"Died. Park--On Saturday evening, of wounds received at the battle of Antietam, Lieutenant Robert J. Park, Jr., in the 21st year of his age, of Company R, Baxter's Fire Zouaves, Seventy-second Regiment, Pennsylvania Volunteers.
|Central High School, Philadelphia, 1852|
In 1860, Robert J. Park, Jr. (18) resided in Philadelphia's 8th Ward with his father (50) and mother, Mary G. Park (44). His siblings were William D. (20), Annie C. (15), and Orlando B. (12). Also in residence was Kate S. Redgrave (25) and William D. Park (57), and Eliza Cheatam (19) an African American "domestic." The senior Park and William D. Park (who may have been an uncle) listed their occupations as printers. U.S. Census, Pennsylvania, 1860.
Philadelphia's Monument Cemetery was razed in 1956 by Temple University to make room for a parking lot. Of the 28,000 buried there, approximately 8,000 were removed to other cemeteries; the remaining 20,000 were buried in a mass grave in the city's Lawnview Cemetery. The Monument site was later developed from a parking lot to an astroturf field where Temple University’s lacrosse and field hockey teams play. For more on the Monument Cemetery story, see Ed Snyder's blog post on "How Monument Cemetery Was Destroyed." and Katrina Ohstrom' post on Hidden City Philadelphia blog. While Robert J. Park, Jr. may be lost, the regiment's commander, Col. DeWitt Clinton Baxter, can be found in Lawnview's Broad Lawn section, Range 14, Grave 84.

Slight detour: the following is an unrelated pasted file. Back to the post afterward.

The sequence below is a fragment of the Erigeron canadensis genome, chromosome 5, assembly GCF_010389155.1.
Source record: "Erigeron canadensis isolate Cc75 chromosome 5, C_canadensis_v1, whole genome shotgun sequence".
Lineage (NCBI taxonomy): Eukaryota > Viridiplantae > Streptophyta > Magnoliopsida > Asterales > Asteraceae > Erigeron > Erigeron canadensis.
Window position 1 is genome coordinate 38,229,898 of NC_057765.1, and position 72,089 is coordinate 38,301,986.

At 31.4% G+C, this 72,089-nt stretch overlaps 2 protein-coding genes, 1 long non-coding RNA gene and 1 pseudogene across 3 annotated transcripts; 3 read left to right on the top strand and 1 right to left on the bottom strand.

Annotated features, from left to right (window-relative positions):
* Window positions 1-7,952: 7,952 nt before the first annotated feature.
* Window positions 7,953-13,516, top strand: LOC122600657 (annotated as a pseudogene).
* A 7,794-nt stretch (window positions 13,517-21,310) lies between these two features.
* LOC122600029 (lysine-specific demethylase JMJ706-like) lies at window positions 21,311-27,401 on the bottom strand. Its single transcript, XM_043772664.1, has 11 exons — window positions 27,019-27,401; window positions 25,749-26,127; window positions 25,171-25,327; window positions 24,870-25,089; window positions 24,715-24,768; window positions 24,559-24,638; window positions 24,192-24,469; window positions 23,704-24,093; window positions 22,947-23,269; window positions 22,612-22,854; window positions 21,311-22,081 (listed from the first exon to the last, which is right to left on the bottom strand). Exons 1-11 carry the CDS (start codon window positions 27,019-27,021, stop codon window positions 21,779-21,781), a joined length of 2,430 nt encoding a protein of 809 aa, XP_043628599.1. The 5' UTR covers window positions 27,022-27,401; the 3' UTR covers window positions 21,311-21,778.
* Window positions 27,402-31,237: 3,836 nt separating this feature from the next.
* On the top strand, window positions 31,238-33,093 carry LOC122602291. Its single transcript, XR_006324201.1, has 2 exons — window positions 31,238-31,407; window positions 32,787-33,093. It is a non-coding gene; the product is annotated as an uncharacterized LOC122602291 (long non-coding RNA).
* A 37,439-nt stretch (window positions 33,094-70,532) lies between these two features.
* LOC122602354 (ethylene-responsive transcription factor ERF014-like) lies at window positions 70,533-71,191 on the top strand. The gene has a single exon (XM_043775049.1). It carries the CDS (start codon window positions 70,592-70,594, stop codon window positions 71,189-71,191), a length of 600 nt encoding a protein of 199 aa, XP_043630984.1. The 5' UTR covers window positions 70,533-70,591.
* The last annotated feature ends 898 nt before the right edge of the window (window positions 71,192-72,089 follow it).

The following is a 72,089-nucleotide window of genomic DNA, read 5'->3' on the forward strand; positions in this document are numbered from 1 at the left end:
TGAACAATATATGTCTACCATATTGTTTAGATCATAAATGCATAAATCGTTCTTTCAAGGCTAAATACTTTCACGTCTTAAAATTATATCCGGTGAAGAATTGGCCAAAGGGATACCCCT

Image of Central High School is from The Stranger's Guide in Philadelphia and Its Environs (Philadelphia, Lindsay & Blakiston, 1852).